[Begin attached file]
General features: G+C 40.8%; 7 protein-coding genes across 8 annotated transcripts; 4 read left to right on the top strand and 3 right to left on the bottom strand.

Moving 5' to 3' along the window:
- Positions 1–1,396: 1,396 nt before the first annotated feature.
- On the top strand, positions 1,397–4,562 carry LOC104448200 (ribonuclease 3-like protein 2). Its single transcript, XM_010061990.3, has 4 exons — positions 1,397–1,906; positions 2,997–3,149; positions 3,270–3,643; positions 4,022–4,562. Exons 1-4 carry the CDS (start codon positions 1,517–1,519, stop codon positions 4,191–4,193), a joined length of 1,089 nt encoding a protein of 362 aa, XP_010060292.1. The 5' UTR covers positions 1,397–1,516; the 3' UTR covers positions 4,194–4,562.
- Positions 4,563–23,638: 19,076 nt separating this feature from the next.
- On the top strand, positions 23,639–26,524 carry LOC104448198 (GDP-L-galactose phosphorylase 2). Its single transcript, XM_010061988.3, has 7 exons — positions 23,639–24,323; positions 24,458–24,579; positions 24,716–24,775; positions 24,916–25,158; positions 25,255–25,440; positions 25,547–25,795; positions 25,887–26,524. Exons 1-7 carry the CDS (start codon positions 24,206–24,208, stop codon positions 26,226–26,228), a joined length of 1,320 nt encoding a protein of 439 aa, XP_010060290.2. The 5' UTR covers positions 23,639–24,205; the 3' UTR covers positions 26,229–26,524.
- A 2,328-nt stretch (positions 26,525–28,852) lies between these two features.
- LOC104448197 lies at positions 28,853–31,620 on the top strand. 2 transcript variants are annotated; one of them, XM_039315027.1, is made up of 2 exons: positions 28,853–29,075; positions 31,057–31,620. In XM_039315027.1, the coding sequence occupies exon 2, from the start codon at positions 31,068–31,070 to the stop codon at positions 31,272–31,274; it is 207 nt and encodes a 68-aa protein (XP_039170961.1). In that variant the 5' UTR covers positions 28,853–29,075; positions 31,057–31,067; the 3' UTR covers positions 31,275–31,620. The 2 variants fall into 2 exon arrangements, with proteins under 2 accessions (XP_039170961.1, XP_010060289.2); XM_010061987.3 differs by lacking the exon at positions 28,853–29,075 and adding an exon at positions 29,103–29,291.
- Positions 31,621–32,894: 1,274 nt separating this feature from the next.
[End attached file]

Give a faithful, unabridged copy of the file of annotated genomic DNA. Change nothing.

General features: G+C 40.8%; 7 protein-coding genes across 8 annotated transcripts; 4 read left to right on the top strand and 3 right to left on the bottom strand.

Moving 5' to 3' along the window:
- Positions 1–1,396: 1,396 nt before the first annotated feature.
- On the top strand, positions 1,397–4,562 carry LOC104448200 (ribonuclease 3-like protein 2). Its single transcript, XM_010061990.3, has 4 exons — positions 1,397–1,906; positions 2,997–3,149; positions 3,270–3,643; positions 4,022–4,562. Exons 1-4 carry the CDS (start codon positions 1,517–1,519, stop codon positions 4,191–4,193), a joined length of 1,089 nt encoding a protein of 362 aa, XP_010060292.1. The 5' UTR covers positions 1,397–1,516; the 3' UTR covers positions 4,194–4,562.
- Positions 4,563–23,638: 19,076 nt separating this feature from the next.
- On the top strand, positions 23,639–26,524 carry LOC104448198 (GDP-L-galactose phosphorylase 2). Its single transcript, XM_010061988.3, has 7 exons — positions 23,639–24,323; positions 24,458–24,579; positions 24,716–24,775; positions 24,916–25,158; positions 25,255–25,440; positions 25,547–25,795; positions 25,887–26,524. Exons 1-7 carry the CDS (start codon positions 24,206–24,208, stop codon positions 26,226–26,228), a joined length of 1,320 nt encoding a protein of 439 aa, XP_010060290.2. The 5' UTR covers positions 23,639–24,205; the 3' UTR covers positions 26,229–26,524.
- A 2,328-nt stretch (positions 26,525–28,852) lies between these two features.
- LOC104448197 lies at positions 28,853–31,620 on the top strand. 2 transcript variants are annotated; one of them, XM_039315027.1, is made up of 2 exons: positions 28,853–29,075; positions 31,057–31,620. In XM_039315027.1, the coding sequence occupies exon 2, from the start codon at positions 31,068–31,070 to the stop codon at positions 31,272–31,274; it is 207 nt and encodes a 68-aa protein (XP_039170961.1). In that variant the 5' UTR covers positions 28,853–29,075; positions 31,057–31,067; the 3' UTR covers positions 31,275–31,620. The 2 variants fall into 2 exon arrangements, with proteins under 2 accessions (XP_039170961.1, XP_010060289.2); XM_010061987.3 differs by lacking the exon at positions 28,853–29,075 and adding an exon at positions 29,103–29,291.
- Positions 31,621–32,894: 1,274 nt separating this feature from the next.